A core group of long-time company actors joins Simotes in breathing new life into this celebrated pastoral romp. Tod Randolph takes on the role of Jacques, Jonathan Epstein slips on his clown shoes for Touchstone, and Johnny Lee Davenport and Malcolm Ingram pull double duty by taking on dual roles.
In Simotes’s production, as France emerges from the Great War, the country is re-imagining itself with a new spirit of adventure, love, and poetry. Women, in particular, are breaking the rules and finding new ways to shape their place in the world. “I felt that the period following World War I was the perfect setting for Rosalind ? one of Shakespeare’s funniest and most independent heroines ? to discover herself and find true love,” says Simotes
By incorporating music, song, and dance into his production, Simotes hopes to create an atmosphere that’s both charmingly vibrant and engagingly pensive. “Orlando, Touchstone, Celia and Jaques are some of Shakespeare’s most interesting comedic characters,” says Simotes, “and the play is chockful of terrific comic dialogue and slapstick humor.”
Harrison Gallery of Williamstown, Mass., celebrates its tenth anniversary starting Saturday, July 2, with a retrospective exhibition featuring artists whose work has been shown in the gallery over the past ten years, including such prominent names as Stephen Hannock, John MacDonald, Hale Johnson, Nick Patten, Wayne Thiebaud and Susie Cronin.
All four rooms of the Gallery will be filled with paintings, sculpture, ceramics and photographs by these and other artists who have reached their greatest prominence during the past decade. They’re reunited for this show to celebrate the ten-year anniversary of the Harrison Gallery.
The Harrison Gallery celebration – starting at 10 am on Saturday, July 2 — will spill out into the street as a community event with free balloons, curbside music and an artist working at his easel painting a scene of Spring Street. John MacDonald will give a demonstration on his art technique in making “digital woodcuts,” and Susie Cronin will show how to make a bronze sculpture. There will be a raffle and, of course, a birthday cake.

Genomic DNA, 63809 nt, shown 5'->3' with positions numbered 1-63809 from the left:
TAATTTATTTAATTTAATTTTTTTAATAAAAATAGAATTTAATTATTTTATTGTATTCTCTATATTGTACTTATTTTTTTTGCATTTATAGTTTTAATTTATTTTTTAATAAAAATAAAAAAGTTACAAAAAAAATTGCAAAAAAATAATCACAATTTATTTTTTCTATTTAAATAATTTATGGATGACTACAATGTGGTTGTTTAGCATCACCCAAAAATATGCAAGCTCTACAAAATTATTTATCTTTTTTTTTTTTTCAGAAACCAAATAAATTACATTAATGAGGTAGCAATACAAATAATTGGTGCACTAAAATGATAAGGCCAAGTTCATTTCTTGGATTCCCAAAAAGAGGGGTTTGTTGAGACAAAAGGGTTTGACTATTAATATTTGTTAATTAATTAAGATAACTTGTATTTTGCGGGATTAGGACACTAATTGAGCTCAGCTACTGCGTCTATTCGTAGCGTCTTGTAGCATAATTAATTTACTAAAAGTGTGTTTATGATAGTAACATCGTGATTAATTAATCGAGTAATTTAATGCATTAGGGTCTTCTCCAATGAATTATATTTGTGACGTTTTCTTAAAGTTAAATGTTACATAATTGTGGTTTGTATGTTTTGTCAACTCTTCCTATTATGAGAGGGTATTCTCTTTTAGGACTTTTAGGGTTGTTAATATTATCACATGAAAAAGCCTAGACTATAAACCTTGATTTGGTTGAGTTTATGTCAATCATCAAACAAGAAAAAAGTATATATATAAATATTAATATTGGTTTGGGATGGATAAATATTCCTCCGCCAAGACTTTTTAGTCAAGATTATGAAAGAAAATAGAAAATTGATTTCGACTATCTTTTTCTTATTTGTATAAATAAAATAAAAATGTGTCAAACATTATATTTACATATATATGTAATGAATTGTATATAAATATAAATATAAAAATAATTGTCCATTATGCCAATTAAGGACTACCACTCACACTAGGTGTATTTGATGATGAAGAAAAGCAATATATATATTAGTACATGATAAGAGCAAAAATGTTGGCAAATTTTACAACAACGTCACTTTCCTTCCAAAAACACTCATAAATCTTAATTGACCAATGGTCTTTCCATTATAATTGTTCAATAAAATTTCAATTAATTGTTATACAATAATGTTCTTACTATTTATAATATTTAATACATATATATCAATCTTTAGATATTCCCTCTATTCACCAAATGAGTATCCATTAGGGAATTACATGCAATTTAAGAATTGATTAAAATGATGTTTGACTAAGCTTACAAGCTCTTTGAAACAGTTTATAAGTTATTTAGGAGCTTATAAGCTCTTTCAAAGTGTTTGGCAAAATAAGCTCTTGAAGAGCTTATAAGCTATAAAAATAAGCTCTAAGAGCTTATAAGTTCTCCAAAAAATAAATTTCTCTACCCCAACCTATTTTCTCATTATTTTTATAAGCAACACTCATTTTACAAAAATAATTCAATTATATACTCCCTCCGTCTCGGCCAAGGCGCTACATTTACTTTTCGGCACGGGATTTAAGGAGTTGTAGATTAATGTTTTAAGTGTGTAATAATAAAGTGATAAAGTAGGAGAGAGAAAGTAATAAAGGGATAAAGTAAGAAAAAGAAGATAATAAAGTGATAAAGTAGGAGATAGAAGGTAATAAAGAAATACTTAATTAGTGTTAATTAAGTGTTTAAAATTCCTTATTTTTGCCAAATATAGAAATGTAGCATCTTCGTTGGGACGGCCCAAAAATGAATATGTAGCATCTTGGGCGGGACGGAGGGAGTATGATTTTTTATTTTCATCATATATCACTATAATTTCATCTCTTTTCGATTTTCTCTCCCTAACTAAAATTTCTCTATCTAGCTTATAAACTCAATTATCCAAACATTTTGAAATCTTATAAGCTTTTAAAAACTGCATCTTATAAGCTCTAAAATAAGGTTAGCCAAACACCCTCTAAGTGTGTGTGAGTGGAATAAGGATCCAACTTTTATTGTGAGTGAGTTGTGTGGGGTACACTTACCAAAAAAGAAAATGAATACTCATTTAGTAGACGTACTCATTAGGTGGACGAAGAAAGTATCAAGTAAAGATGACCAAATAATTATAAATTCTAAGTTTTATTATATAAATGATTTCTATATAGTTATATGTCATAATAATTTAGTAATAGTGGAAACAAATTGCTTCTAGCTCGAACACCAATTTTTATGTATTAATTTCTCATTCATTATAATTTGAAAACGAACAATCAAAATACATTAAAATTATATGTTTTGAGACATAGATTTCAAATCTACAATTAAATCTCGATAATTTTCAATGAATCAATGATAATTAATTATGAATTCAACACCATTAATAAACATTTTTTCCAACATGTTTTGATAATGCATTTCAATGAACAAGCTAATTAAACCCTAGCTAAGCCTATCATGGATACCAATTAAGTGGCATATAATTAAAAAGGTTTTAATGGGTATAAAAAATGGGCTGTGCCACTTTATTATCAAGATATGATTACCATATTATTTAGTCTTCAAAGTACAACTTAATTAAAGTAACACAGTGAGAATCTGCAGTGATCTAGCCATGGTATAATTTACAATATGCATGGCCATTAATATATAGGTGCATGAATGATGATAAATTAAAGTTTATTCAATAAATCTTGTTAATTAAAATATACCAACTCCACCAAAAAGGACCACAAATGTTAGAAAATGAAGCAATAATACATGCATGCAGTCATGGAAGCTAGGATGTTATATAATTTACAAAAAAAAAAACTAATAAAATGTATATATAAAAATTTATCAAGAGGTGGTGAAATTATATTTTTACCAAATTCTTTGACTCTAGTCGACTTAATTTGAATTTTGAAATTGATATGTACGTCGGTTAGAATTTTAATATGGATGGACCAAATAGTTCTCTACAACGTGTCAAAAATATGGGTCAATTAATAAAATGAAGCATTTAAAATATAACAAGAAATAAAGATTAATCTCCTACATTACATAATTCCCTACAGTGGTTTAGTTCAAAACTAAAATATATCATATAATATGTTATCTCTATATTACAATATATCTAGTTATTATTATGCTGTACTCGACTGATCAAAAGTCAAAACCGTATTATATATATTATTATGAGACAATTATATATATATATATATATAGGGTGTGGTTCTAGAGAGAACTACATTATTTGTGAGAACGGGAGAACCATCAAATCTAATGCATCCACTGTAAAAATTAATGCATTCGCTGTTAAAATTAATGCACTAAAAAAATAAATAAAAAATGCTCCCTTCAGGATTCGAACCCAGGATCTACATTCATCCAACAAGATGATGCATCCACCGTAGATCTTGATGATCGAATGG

The Harrison Gallery is located at 39 Spring Street in Williamstown, Mass. Gallery hours are Monday – Saturday, 10 to 5:30, Sunday 11 to 4. For further information please contact The Harrison Gallery at 413.458.1700 or visit Harrison Gallery.
JAZZ GREAT DON BYRON BRINGS GOSPEL PROJECT TO HELSINKI
Don Byron, one of modern jazz’s most eclectic, virtuosic musicians and visionaries, bring his latest project, the New Gospel Quintet, to Club Helsinki Hudson on Saturday, July 2, at 9, fresh from appearing at the Montreal International Jazz festival. Byron’s gospel project grows out of his in-depth studies of gospel music. With gospel pioneer Thomas A. Dorsey as a major inspiration, Byron revisits some of the master songwriter’s works alongside other classics as well as lesser-known gems of the genre, as he has done before with a variety of genres, including Afro-Cuban, klezmer, Ellington, and cartoon music.
The weekend at Helsinki kicks off on Thursday night with JP Harris & the Tough Choices playing hardcore honkytonk. Hudson based singer- songwriter LivCarrow opens the show with her own brand of folk-punk and enchanting humor.
On Friday night at 9, New Orleans bandleader and trombonist Glen David Andrews, who plays himself on HBO’s Treme, brings his own high-powered ensemble that veers from traditional jazz to gospel, rock, blues and funk to Helsinki.